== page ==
Tuesday, December 21, 2010

Op Art

My 5th grade enjoyed looking at and creating Optical Illusion Art.  We first looked at the art of Bridget Riley.  I loved this project because it was so fun, but also because it introduced basic shading skills to my younger students.  We used black sharpie first on the circles to make a checker board pattern, then on the background sections doing every other one.  We left shading with colored pencil for last.

Before using the colored pencils, we discussed how the parts that are closer are lighter, and the parts farther away are darker.  I demonstrated using various pressures to create lights and darks.  We also talked about if the sections were just flat like the black and not shaded, the optical illusion wouldn't work.  I let students choose 1 color for the circle/spheres, and 2 colors for the background.

Most of my students finished without any  struggle for time, but with Christmas break fast approaching, I had a few who struggled because they  had been sick or are slower than most.  I believe we took 4 weeks to do this project.

These are just a few of the best results:

Tint and Shade Animal Paintings

My high school kids ventured into the painting world.  Many loved it, some hated it, but most results turned out pretty well.  Since this is my first year, I am still testing to see what kinds of skills my students have.  I have noticed that my older students lack some basic skills.  I wanted to take it back a little and do basic painting ideas using color mixing and value.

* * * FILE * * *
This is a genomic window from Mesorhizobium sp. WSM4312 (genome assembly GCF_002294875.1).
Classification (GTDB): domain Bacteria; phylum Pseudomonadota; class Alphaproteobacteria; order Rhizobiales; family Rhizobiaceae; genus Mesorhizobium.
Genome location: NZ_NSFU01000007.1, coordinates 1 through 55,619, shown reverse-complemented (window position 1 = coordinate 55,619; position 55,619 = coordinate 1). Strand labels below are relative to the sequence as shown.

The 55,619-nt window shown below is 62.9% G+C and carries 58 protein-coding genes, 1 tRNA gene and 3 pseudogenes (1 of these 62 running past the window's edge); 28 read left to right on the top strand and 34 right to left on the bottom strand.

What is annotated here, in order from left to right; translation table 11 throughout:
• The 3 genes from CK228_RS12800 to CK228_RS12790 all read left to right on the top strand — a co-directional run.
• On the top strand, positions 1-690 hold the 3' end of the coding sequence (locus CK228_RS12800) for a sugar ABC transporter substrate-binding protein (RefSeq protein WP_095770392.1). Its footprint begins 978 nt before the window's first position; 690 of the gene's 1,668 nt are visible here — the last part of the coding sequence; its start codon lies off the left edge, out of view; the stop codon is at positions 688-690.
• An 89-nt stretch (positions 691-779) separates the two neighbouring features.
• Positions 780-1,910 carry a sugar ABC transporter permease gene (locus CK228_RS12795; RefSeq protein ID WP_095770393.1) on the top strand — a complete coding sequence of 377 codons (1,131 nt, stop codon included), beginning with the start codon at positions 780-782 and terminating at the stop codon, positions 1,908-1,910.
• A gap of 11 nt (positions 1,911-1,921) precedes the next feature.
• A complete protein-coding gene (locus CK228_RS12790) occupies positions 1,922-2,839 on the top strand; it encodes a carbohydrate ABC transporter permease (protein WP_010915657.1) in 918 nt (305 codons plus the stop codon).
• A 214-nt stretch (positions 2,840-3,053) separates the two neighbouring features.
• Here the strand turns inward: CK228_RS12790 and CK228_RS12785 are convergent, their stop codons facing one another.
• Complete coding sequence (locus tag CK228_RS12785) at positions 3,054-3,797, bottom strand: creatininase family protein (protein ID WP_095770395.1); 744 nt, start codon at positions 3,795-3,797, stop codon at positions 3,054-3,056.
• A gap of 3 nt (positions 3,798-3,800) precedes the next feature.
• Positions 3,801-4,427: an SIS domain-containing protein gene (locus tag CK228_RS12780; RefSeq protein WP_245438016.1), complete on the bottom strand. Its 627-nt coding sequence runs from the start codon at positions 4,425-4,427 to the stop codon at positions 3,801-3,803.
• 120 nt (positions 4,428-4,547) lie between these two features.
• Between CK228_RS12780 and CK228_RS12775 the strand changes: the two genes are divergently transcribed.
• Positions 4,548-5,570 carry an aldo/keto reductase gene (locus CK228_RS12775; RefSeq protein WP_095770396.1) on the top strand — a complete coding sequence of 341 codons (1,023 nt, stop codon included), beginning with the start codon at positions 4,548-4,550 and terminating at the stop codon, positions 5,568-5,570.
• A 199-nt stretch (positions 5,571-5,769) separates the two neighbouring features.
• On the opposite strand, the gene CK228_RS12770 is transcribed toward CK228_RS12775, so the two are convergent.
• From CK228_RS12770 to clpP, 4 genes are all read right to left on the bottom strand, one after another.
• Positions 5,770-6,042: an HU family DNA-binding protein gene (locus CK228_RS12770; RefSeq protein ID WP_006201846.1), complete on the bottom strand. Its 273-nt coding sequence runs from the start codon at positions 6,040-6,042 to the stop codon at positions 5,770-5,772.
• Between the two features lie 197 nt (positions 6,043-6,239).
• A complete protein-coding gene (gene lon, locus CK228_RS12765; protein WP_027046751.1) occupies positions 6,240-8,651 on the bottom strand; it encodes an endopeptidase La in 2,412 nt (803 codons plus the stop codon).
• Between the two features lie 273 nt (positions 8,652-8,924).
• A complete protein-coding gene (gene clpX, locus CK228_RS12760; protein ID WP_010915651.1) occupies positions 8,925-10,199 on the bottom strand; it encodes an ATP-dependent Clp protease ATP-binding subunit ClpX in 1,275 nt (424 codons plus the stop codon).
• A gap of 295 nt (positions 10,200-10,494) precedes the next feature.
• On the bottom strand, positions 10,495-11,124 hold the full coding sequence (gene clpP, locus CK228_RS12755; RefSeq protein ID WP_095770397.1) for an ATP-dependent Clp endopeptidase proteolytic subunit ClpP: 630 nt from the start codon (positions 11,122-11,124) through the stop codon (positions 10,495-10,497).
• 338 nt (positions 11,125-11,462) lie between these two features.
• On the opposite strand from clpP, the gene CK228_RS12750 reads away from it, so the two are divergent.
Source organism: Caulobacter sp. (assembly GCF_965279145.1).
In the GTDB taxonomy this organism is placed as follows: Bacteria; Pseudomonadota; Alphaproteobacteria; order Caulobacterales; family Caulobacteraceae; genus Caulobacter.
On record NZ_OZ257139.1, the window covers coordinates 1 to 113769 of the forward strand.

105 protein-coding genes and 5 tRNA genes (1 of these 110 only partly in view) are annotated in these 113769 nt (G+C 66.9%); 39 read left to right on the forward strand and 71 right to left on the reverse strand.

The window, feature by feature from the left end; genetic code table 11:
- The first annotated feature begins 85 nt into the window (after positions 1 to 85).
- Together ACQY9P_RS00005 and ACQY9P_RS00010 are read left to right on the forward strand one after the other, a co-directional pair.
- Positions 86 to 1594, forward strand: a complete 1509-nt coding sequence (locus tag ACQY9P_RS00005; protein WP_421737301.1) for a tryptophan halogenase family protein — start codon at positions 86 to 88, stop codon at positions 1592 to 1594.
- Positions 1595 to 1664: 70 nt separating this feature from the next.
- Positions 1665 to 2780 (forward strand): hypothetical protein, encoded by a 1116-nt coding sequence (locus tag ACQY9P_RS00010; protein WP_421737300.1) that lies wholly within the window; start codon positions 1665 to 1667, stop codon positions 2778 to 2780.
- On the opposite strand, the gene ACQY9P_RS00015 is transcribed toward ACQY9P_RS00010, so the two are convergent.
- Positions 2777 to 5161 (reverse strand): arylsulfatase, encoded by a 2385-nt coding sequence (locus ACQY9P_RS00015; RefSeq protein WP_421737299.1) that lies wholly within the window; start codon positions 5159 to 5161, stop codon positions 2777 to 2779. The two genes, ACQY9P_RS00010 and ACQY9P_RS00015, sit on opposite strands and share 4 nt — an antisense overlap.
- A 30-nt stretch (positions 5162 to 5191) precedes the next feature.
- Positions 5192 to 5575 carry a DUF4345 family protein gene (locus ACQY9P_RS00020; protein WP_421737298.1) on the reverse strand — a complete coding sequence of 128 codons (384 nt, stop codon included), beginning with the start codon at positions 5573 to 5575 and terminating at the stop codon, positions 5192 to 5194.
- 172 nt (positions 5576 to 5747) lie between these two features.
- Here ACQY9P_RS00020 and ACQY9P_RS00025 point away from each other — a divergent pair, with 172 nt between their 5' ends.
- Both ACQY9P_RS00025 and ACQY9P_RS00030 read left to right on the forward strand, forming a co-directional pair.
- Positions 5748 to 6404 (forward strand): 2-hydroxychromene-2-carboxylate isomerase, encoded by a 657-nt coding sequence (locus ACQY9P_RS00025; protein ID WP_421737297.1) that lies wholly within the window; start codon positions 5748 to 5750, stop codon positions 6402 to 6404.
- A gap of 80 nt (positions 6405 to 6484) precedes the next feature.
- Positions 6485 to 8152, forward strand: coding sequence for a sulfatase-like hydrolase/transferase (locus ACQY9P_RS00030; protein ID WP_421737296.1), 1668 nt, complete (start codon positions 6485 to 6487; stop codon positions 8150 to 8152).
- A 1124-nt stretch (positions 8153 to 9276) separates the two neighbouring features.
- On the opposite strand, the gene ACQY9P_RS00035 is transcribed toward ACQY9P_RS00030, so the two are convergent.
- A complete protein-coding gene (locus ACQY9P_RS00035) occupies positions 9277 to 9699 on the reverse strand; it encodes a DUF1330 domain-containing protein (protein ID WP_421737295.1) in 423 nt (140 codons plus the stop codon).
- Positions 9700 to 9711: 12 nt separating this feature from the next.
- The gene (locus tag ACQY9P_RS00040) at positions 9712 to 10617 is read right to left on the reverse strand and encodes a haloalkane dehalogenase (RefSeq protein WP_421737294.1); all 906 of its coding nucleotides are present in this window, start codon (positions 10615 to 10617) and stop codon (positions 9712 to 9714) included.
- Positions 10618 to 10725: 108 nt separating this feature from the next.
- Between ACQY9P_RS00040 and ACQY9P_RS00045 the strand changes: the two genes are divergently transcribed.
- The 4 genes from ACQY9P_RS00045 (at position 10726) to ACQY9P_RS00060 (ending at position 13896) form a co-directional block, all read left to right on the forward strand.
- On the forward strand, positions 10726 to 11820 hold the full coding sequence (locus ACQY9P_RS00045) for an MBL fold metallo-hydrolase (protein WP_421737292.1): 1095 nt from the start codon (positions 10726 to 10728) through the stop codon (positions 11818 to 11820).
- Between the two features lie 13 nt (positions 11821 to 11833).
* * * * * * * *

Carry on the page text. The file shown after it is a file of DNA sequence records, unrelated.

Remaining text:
I had each student choose an animal.  I had many old Zoobooks magazines, a variety of old clip art, and we did some searching on the internet for a few specific animals I didn't have.  I had the students sketch it out on scratch paper, filling the space.  We transferred the animal twice using light boxes.  On the first painting, students chose 1 color plus white.  On the second painting, 1 color plus black. 

Many students said they  never wanted to paint again.  Well of course we will!  :)
Next semester I want to try a color matching painting where students choose a color photo and they match the colors as close as possible.  I think those results will be interesting!

The tint and shade painting results surprised me.  I had these hung up in the commons area and received many compliments on them.  It was really something for the students to be proud of.  I wish I had take a picture of them all together because it looked pretty cool to see them all on the same wall.

Christmas "Palm" Trees

I got this lesson idea from the KAEA conference I attended in October.  I was debating whether to do it or not, but decided I could handle a huge mess for just one class.  My Kindergarten got to use paint and glitter…oh what fun! 

We started out by putting our hands in green to make our tree.  We added a brown square for the base, white for snow, and different colors for ornaments.  I precut stars for all of my students and at the end, we glued them on and added glitter.  How awesome was that!